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  1. #1
    Super Moderator GeorgiaPeach's Avatar
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    Trump Nominates Son of Cuban Immigrants ( La Raza, MALDEF, LULAC Endorse)

    Trump Nominates son of Cuban Immigrants (La Raza, MALDEF, LULAC endorse)


    Israel Ortega

    February 17, 2017

    A day after Andrew Puzder withdrew his name for consideration for Labor Secretary, President Donald J. Trump nominated Alexander Acosta, the dean at the Florida International University School of Law, as his replacement. If confirmed, Acosta would be the 13th Hispanic, of either party, to serve in the White House cabinet.


    Acosta’s appointment would also ensure that there would be a Latino in the White House, a streak that goes back to 1988 when president George H. W. Bush, a Republican, nominated Lauro F. Cavazos for Education Secretary.


    The nomination will now head to the U.S. Senate, where it will await a vote from the Health Education and Labor (HELP) committee. If the committee approves, the nomination would head to a full Senate floor vote. Acosta has been previously confirmed by the Senate three times for a number of positions including serving as a member of the National Labor Relations Board, assistant attorney general for the civil rights division at the Department of Justice and the U.S. Attorney for the Southern District of Florida.


    ACOSTA HAS BEEN PREVIOUSLY CONFIRMED BY THE SENATE THREE TIMES FOR A NUMBER OF POSITIONS

    While it’s expected that Acosta will be confirmed with Republicans controlling the U.S. Senate, a number of Democrats are likely to oppose the nomination, largely on ideological and philosophical grounds, as they face growing pressure from the extreme left to oppose President Trump every step of the way.


    To be sure, the president’s pick also casts the issue of immigration front and center. As the son of Cuban immigrants, Acosta has expressed support for immigration in the past, including the need to enact comprehensive immigration reform.


    In remarks to the Hispanic Leadership Network, a conservative Hispanic organization that has since ceased operation, Acosta told the group: “If there is one thing that I would do is put a clock, a timeline for comprehensive immigration reform…Part of that means figuring out what to do with all of the people that are here.” Acosta goes on to say, “we also need a pathway for future legal immigration…Let’s get it done, and let’s get it done quickly.”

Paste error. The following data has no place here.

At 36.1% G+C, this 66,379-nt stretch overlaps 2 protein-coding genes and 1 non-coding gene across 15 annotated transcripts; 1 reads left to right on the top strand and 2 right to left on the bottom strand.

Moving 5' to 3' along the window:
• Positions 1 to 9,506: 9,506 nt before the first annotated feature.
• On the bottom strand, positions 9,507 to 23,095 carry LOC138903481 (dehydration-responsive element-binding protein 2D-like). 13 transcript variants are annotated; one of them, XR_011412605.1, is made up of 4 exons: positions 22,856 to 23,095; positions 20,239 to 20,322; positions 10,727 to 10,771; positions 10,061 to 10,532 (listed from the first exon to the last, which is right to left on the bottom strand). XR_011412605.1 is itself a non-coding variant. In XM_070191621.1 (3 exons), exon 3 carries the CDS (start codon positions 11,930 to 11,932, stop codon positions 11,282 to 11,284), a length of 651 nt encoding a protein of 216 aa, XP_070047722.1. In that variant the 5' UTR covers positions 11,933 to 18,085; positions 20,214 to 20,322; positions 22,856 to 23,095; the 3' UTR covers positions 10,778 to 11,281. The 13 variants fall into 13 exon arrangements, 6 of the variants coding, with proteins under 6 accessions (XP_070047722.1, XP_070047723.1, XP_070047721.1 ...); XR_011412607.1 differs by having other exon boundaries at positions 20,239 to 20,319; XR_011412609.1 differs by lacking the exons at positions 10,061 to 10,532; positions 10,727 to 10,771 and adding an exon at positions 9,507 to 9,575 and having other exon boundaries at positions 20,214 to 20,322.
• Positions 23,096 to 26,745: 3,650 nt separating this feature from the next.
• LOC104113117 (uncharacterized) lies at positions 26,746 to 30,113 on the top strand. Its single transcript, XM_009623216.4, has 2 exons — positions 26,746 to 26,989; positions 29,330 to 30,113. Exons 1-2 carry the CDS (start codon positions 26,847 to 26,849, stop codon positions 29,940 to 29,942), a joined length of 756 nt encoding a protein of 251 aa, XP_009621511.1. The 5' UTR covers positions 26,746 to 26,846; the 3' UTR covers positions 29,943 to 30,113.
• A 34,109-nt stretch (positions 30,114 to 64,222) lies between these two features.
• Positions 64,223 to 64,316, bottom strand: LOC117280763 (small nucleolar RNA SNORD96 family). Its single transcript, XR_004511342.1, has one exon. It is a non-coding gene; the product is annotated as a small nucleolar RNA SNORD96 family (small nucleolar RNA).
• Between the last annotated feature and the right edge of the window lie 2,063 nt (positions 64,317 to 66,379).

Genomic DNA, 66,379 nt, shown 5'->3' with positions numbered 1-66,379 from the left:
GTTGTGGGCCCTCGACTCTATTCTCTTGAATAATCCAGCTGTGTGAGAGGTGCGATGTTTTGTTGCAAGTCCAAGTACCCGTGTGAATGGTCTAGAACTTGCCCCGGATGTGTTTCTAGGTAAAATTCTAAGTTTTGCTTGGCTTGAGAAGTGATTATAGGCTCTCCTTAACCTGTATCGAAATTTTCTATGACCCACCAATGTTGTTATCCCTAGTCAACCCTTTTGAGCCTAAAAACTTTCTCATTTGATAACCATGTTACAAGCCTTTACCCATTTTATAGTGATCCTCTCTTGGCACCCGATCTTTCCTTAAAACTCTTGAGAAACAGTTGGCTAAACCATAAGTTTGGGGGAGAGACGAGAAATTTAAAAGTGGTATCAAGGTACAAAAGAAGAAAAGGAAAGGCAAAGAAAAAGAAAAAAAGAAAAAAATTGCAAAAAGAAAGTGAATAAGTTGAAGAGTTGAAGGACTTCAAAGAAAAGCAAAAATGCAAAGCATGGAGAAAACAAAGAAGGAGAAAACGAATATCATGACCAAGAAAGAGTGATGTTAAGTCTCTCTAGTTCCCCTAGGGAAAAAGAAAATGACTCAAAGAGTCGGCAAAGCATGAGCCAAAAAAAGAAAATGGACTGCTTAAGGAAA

Shortly after the announcement was made, the National Association of Latino Elected Officials (NALEO), a nonpartisan organization committed to seeing greater participation of Latinos in the American political process, issued a statement in support of the nomination. Arturo Vargas, the group’s executive director, said in part: “If confirmed, Acosta would ensure there is a Latino voice at the table when President Donald Trump convenes his senior advisors in the Cabinet Room to make decisions on behalf of the country.”


    “IF CONFIRMED, ACOSTA WOULD ENSURE THERE IS A LATINO VOICE AT THE TABLE WHEN PRESIDENT DONALD TRUMP CONVENES HIS SENIOR ADVISORS IN THE CABINET ROOM TO MAKE DECISIONS ON BEHALF OF THE COUNTRY.”

    Meanwhile Brent Wilkes, executive director for the League for United Latino American Citizens (LULAC), the largest and oldest Latino civil rights organization in the country said of the nomination to Opportunity Lives, “This is a good choice and it bodes well.”


    Wilkes was particularly effusive in Acosta’s support for comprehensive immigration reform saying: “Acosta values immigrants and wants to see hard working immigrants treated fairly.”


    Republicans on Capitol Hill have been expressing their support for the president’s pick including the junior senator from Florida, Marco Rubio, who also hails from south Florida. In a statement, the former presidential candidate said: “I know Alex Acosta well, and he is a phenomenal choice to lead the Department of Labor.”


    “ACOSTA VALUES IMMIGRANTS AND WANTS TO SEE HARD WORKING IMMIGRANTS TREATED FAIRLY.”

    Among one of the goals Acosta would be able to accomplish, if confirmed, is to reverse the Obama administration overtime rule that raised the threshold extending overtime pay to eligible employees. Last year, a Nicaraguan immigrant testified before the Senate committee on small business and entrepreneurship arguing that it raises the cost of doing business and stifles the ability for employees to rise through the ranks.